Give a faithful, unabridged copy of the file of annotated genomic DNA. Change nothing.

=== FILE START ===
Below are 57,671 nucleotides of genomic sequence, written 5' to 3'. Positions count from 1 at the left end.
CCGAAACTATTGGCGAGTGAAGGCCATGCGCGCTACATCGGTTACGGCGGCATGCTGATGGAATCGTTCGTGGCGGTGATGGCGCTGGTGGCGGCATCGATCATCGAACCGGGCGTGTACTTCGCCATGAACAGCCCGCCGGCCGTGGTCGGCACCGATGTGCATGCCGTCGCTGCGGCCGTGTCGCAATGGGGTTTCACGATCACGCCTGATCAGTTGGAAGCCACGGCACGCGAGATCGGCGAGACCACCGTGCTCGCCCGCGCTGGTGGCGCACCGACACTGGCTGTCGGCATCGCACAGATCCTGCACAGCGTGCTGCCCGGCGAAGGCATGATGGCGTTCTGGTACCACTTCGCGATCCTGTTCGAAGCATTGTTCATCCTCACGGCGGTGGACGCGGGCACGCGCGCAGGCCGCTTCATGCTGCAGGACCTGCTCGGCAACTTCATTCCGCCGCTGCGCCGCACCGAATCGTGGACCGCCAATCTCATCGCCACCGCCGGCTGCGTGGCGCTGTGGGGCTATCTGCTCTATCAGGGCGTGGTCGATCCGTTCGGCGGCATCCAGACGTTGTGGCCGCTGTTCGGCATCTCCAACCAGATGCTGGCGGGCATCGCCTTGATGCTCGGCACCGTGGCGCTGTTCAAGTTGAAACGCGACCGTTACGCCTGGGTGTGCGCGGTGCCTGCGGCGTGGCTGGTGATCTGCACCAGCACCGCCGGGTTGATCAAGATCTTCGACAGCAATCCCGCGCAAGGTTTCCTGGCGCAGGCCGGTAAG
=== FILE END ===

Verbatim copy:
Below are 57,671 nucleotides of genomic sequence, written 5' to 3'. Positions count from 1 at the left end.
CCGAAACTATTGGCGAGTGAAGGCCATGCGCGCTACATCGGTTACGGCGGCATGCTGATGGAATCGTTCGTGGCGGTGATGGCGCTGGTGGCGGCATCGATCATCGAACCGGGCGTGTACTTCGCCATGAACAGCCCGCCGGCCGTGGTCGGCACCGATGTGCATGCCGTCGCTGCGGCCGTGTCGCAATGGGGTTTCACGATCACGCCTGATCAGTTGGAAGCCACGGCACGCGAGATCGGCGAGACCACCGTGCTCGCCCGCGCTGGTGGCGCACCGACACTGGCTGTCGGCATCGCACAGATCCTGCACAGCGTGCTGCCCGGCGAAGGCATGATGGCGTTCTGGTACCACTTCGCGATCCTGTTCGAAGCATTGTTCATCCTCACGGCGGTGGACGCGGGCACGCGCGCAGGCCGCTTCATGCTGCAGGACCTGCTCGGCAACTTCATTCCGCCGCTGCGCCGCACCGAATCGTGGACCGCCAATCTCATCGCCACCGCCGGCTGCGTGGCGCTGTGGGGCTATCTGCTCTATCAGGGCGTGGTCGATCCGTTCGGCGGCATCCAGACGTTGTGGCCGCTGTTCGGCATCTCCAACCAGATGCTGGCGGGCATCGCCTTGATGCTCGGCACCGTGGCGCTGTTCAAGTTGAAACGCGACCGTTACGCCTGGGTGTGCGCGGTGCCTGCGGCGTGGCTGGTGATCTGCACCAGCACCGCCGGGTTGATCAAGATCTTCGACAGCAATCCCGCGCAAGGTTTCCTGGCGCAGGCCGGTAAG